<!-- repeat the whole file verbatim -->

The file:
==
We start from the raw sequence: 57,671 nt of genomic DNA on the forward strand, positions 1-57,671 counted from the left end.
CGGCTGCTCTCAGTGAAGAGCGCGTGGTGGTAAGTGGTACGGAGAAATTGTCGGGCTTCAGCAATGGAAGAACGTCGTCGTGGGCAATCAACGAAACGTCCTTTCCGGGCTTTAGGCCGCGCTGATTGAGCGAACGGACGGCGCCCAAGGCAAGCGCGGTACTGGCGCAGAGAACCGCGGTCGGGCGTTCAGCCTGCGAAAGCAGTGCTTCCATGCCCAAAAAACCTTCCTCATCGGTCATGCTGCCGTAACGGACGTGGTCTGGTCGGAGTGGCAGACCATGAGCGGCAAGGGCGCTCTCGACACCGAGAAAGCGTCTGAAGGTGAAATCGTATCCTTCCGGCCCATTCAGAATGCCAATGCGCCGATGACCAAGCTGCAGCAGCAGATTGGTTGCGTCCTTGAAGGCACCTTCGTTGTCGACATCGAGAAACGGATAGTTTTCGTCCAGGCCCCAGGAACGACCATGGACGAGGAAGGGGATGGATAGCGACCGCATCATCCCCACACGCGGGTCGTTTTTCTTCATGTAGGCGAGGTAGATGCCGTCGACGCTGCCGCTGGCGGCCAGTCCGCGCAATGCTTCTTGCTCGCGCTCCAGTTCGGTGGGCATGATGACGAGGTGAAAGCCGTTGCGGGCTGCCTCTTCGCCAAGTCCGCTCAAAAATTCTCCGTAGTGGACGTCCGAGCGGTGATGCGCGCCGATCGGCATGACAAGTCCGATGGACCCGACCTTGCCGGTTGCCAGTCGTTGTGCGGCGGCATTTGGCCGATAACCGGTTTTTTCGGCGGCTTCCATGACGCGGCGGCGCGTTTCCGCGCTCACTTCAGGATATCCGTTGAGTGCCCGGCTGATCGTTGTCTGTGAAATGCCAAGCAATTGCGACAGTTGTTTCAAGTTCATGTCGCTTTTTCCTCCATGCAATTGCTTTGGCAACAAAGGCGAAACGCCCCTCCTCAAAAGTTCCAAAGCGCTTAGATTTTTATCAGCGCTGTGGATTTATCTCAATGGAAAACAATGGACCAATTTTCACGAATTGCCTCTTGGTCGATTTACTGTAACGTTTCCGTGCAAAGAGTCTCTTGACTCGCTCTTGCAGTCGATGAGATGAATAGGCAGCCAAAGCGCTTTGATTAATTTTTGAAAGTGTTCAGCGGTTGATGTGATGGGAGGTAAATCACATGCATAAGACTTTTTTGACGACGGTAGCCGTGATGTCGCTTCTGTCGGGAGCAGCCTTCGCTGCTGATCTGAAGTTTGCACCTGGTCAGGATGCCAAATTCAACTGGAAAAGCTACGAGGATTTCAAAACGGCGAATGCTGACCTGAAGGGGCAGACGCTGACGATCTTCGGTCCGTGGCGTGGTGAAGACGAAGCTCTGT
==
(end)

We start from the raw sequence: 57,671 nt of genomic DNA on the forward strand, positions 1-57,671 counted from the left end.
CGGCTGCTCTCAGTGAAGAGCGCGTGGTGGTAAGTGGTACGGAGAAATTGTCGGGCTTCAGCAATGGAAGAACGTCGTCGTGGGCAATCAACGAAACGTCCTTTCCGGGCTTTAGGCCGCGCTGATTGAGCGAACGGACGGCGCCCAAGGCAAGCGCGGTACTGGCGCAGAGAACCGCGGTCGGGCGTTCAGCCTGCGAAAGCAGTGCTTCCATGCCCAAAAAACCTTCCTCATCGGTCATGCTGCCGTAACGGACGTGGTCTGGTCGGAGTGGCAGACCATGAGCGGCAAGGGCGCTCTCGACACCGAGAAAGCGTCTGAAGGTGAAATCGTATCCTTCCGGCCCATTCAGAATGCCAATGCGCCGATGACCAAGCTGCAGCAGCAGATTGGTTGCGTCCTTGAAGGCACCTTCGTTGTCGACATCGAGAAACGGATAGTTTTCGTCCAGGCCCCAGGAACGACCATGGACGAGGAAGGGGATGGATAGCGACCGCATCATCCCCACACGCGGGTCGTTTTTCTTCATGTAGGCGAGGTAGATGCCGTCGACGCTGCCGCTGGCGGCCAGTCCGCGCAATGCTTCTTGCTCGCGCTCCAGTTCGGTGGGCATGATGACGAGGTGAAAGCCGTTGCGGGCTGCCTCTTCGCCAAGTCCGCTCAAAAATTCTCCGTAGTGGACGTCCGAGCGGTGATGCGCGCCGATCGGCATGACAAGTCCGATGGACCCGACCTTGCCGGTTGCCAGTCGTTGTGCGGCGGCATTTGGCCGATAACCGGTTTTTTCGGCGGCTTCCATGACGCGGCGGCGCGTTTCCGCGCTCACTTCAGGATATCCGTTGAGTGCCCGGCTGATCGTTGTCTGTGAAATGCCAAGCAATTGCGACAGTTGTTTCAAGTTCATGTCGCTTTTTCCTCCATGCAATTGCTTTGGCAACAAAGGCGAAACGCCCCTCCTCAAAAGTTCCAAAGCGCTTAGATTTTTATCAGCGCTGTGGATTTATCTCAATGGAAAACAATGGACCAATTTTCACGAATTGCCTCTTGGTCGATTTACTGTAACGTTTCCGTGCAAAGAGTCTCTTGACTCGCTCTTGCAGTCGATGAGATGAATAGGCAGCCAAAGCGCTTTGATTAATTTTTGAAAGTGTTCAGCGGTTGATGTGATGGGAGGTAAATCACATGCATAAGACTTTTTTGACGACGGTAGCCGTGATGTCGCTTCTGTCGGGAGCAGCCTTCGCTGCTGATCTGAAGTTTGCACCTGGTCAGGATGCCAAATTCAACTGGAAAAGCTACGAGGATTTCAAAACGGCGAATGCTGACCTGAAGGGGCAGACGCTGACGATCTTCGGTCCGTGGCGTGGTGAAGACGAAGCTCTGT